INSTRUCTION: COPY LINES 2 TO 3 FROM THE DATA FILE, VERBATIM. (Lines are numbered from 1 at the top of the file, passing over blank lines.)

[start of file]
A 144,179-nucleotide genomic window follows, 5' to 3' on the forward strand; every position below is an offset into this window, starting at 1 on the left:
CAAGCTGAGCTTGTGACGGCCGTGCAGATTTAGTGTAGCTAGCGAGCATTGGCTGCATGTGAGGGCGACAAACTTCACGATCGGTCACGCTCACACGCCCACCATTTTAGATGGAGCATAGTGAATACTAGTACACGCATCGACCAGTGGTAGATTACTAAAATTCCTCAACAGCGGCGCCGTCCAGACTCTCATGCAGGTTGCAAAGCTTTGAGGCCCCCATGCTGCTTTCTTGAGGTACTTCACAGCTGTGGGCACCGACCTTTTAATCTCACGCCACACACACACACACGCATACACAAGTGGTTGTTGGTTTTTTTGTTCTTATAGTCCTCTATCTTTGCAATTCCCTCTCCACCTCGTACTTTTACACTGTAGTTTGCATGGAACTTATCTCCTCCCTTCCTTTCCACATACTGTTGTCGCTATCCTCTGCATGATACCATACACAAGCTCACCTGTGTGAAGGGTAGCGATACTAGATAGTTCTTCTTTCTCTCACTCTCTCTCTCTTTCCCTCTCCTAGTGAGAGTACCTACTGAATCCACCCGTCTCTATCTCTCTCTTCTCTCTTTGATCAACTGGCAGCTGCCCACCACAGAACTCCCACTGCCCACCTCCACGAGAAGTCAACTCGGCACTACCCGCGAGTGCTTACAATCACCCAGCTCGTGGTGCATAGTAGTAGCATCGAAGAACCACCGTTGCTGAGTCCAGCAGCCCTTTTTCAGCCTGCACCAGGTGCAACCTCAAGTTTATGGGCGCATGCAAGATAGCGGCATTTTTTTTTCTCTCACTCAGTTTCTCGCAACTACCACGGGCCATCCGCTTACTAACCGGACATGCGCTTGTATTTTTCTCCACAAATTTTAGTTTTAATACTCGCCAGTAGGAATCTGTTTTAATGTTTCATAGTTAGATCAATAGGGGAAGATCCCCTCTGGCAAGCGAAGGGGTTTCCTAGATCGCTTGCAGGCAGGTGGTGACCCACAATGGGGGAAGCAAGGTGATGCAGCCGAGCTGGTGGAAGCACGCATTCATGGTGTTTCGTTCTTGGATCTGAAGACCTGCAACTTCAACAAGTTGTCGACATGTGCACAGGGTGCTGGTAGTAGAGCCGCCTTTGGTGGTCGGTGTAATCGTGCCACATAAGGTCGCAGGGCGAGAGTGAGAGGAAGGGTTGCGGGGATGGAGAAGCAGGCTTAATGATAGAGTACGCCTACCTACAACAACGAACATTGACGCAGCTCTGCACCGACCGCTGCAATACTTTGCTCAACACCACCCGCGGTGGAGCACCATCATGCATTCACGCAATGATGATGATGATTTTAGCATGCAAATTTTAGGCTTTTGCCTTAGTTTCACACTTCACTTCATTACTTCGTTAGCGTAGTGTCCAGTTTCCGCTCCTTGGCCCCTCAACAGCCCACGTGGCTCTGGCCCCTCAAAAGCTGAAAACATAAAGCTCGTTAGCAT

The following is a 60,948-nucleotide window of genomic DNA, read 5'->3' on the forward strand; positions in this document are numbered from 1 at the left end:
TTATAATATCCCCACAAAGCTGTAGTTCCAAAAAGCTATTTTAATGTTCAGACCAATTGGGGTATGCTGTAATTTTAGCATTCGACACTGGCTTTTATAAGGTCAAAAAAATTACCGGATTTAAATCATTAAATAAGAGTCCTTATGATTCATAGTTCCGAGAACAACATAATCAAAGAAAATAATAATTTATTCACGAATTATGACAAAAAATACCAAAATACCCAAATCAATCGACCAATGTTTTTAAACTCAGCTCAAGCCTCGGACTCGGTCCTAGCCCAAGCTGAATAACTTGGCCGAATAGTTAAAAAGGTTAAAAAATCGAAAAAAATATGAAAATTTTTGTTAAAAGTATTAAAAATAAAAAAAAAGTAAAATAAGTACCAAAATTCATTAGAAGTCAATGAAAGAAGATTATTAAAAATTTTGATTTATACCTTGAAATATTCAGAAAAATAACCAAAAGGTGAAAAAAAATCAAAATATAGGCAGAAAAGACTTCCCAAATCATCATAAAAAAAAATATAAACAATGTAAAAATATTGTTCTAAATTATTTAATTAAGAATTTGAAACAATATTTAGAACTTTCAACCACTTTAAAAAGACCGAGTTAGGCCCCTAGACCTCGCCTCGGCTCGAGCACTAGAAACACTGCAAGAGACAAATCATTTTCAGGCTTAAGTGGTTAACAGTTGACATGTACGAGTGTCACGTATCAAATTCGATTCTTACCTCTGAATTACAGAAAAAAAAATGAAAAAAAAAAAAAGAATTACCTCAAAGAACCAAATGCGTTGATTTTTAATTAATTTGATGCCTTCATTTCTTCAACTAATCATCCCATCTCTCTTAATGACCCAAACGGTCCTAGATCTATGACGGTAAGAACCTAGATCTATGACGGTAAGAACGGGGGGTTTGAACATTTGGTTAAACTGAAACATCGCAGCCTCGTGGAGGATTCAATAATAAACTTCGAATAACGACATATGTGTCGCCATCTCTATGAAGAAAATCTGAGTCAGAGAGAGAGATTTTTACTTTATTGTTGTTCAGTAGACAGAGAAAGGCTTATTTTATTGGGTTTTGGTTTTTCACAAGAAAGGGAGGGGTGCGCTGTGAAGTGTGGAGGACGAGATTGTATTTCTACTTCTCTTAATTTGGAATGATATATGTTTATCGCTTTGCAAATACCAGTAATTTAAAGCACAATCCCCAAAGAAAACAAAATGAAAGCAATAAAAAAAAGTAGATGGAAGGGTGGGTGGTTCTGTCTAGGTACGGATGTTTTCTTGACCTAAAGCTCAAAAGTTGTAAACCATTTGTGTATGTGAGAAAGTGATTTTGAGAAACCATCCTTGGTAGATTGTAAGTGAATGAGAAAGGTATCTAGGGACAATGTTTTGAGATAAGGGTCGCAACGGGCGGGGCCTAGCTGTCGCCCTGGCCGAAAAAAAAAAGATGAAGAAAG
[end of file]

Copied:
CAAGCTGAGCTTGTGACGGCCGTGCAGATTTAGTGTAGCTAGCGAGCATTGGCTGCATGTGAGGGCGACAAACTTCACGATCGGTCACGCTCACACGCCCACCATTTTAGATGGAGCATAGTGAATACTAGTACACGCATCGACCAGTGGTAGATTACTAAAATTCCTCAACAGCGGCGCCGTCCAGACTCTCATGCAGGTTGCAAAGCTTTGAGGCCCCCATGCTGCTTTCTTGAGGTACTTCACAGCTGTGGGCACCGACCTTTTAATCTCACGCCACACACACACACACGCATACACAAGTGGTTGTTGGTTTTTTTGTTCTTATAGTCCTCTATCTTTGCAATTCCCTCTCCACCTCGTACTTTTACACTGTAGTTTGCATGGAACTTATCTCCTCCCTTCCTTTCCACATACTGTTGTCGCTATCCTCTGCATGATACCATACACAAGCTCACCTGTGTGAAGGGTAGCGATACTAGATAGTTCTTCTTTCTCTCACTCTCTCTCTCTTTCCCTCTCCTAGTGAGAGTACCTACTGAATCCACCCGTCTCTATCTCTCTCTTCTCTCTTTGATCAACTGGCAGCTGCCCACCACAGAACTCCCACTGCCCACCTCCACGAGAAGTCAACTCGGCACTACCCGCGAGTGCTTACAATCACCCAGCTCGTGGTGCATAGTAGTAGCATCGAAGAACCACCGTTGCTGAGTCCAGCAGCCCTTTTTCAGCCTGCACCAGGTGCAACCTCAAGTTTATGGGCGCATGCAAGATAGCGGCATTTTTTTTTCTCTCACTCAGTTTCTCGCAACTACCACGGGCCATCCGCTTACTAACCGGACATGCGCTTGTATTTTTCTCCACAAATTTTAGTTTTAATACTCGCCAGTAGGAATCTGTTTTAATGTTTCATAGTTAGATCAATAGGGGAAGATCCCCTCTGGCAAGCGAAGGGGTTTCCTAGATCGCTTGCAGGCAGGTGGTGACCCACAATGGGGGAAGCAAGGTGATGCAGCCGAGCTGGTGGAAGCACGCATTCATGGTGTTTCGTTCTTGGATCTGAAGACCTGCAACTTCAACAAGTTGTCGACATGTGCACAGGGTGCTGGTAGTAGAGCCGCCTTTGGTGGTCGGTGTAATCGTGCCACATAAGGTCGCAGGGCGAGAGTGAGAGGAAGGGTTGCGGGGATGGAGAAGCAGGCTTAATGATAGAGTACGCCTACCTACAACAACGAACATTGACGCAGCTCTGCACCGACCGCTGCAATACTTTGCTCAACACCACCCGCGGTGGAGCACCATCATGCATTCACGCAATGATGATGATGATTTTAGCATGCAAATTTTAGGCTTTTGCCTTAGTTTCACACTTCACTTCATTACTTCGTTAGCGTAGTGTCCAGTTTCCGCTCCTTGGCCCCTCAACAGCCCACGTGGCTCTGGCCCCTCAAAAGCTGAAAACATAAAGCTCGTTAGCAT

The following is a 60,948-nucleotide window of genomic DNA, read 5'->3' on the forward strand; positions in this document are numbered from 1 at the left end: